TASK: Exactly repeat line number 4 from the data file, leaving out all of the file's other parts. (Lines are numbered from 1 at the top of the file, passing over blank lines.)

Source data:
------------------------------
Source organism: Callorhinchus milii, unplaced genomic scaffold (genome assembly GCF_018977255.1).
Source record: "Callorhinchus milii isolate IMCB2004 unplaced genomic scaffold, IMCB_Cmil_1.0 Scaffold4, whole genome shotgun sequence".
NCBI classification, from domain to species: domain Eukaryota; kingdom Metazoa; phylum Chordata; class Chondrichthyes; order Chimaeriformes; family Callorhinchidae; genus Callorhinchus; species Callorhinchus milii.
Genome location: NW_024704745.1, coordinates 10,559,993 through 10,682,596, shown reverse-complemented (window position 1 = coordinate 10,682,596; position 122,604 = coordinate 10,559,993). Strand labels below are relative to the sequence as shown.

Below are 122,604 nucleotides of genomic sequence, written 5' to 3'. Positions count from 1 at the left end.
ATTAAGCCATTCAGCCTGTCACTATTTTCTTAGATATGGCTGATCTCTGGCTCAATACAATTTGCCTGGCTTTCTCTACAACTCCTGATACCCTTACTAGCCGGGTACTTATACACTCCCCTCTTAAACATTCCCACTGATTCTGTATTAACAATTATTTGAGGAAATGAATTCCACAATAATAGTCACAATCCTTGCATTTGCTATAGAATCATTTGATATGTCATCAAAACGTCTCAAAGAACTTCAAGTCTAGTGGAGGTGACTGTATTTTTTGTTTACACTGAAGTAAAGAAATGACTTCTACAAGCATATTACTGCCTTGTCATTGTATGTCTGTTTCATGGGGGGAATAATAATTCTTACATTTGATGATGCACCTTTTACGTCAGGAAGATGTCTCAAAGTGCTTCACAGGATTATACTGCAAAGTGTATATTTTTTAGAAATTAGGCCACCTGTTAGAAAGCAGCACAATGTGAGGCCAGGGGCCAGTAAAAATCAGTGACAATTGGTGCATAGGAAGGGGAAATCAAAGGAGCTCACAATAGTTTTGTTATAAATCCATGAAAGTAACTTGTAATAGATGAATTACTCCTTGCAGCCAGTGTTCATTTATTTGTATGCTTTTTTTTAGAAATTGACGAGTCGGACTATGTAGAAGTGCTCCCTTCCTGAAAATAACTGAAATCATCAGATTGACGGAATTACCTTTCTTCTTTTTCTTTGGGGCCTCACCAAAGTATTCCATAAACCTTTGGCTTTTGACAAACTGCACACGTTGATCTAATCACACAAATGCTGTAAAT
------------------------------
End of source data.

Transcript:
Genome location: NW_024704745.1, coordinates 10,559,993 through 10,682,596, shown reverse-complemented (window position 1 = coordinate 10,682,596; position 122,604 = coordinate 10,559,993). Strand labels below are relative to the sequence as shown.